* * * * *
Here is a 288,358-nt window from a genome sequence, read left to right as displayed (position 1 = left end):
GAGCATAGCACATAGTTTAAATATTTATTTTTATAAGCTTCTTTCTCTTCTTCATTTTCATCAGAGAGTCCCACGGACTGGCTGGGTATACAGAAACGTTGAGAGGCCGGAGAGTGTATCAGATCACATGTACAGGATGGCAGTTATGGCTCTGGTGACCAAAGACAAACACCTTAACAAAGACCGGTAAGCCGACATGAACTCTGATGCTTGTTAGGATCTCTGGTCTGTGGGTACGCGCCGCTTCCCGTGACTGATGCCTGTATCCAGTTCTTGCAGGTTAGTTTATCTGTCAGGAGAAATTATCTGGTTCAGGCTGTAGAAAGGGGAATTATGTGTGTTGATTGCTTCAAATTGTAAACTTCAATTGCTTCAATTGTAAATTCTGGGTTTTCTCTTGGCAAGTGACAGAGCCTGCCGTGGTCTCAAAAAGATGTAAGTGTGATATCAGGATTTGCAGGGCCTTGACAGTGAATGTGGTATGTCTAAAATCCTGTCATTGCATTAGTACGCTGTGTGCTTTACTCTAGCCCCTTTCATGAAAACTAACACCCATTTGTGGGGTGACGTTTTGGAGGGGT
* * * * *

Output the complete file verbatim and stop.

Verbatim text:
Here is a 288,358-nt window from a genome sequence, read left to right as displayed (position 1 = left end):
GAGCATAGCACATAGTTTAAATATTTATTTTTATAAGCTTCTTTCTCTTCTTCATTTTCATCAGAGAGTCCCACGGACTGGCTGGGTATACAGAAACGTTGAGAGGCCGGAGAGTGTATCAGATCACATGTACAGGATGGCAGTTATGGCTCTGGTGACCAAAGACAAACACCTTAACAAAGACCGGTAAGCCGACATGAACTCTGATGCTTGTTAGGATCTCTGGTCTGTGGGTACGCGCCGCTTCCCGTGACTGATGCCTGTATCCAGTTCTTGCAGGTTAGTTTATCTGTCAGGAGAAATTATCTGGTTCAGGCTGTAGAAAGGGGAATTATGTGTGTTGATTGCTTCAAATTGTAAACTTCAATTGCTTCAATTGTAAATTCTGGGTTTTCTCTTGGCAAGTGACAGAGCCTGCCGTGGTCTCAAAAAGATGTAAGTGTGATATCAGGATTTGCAGGGCCTTGACAGTGAATGTGGTATGTCTAAAATCCTGTCATTGCATTAGTACGCTGTGTGCTTTACTCTAGCCCCTTTCATGAAAACTAACACCCATTTGTGGGGTGACGTTTTGGAGGGGT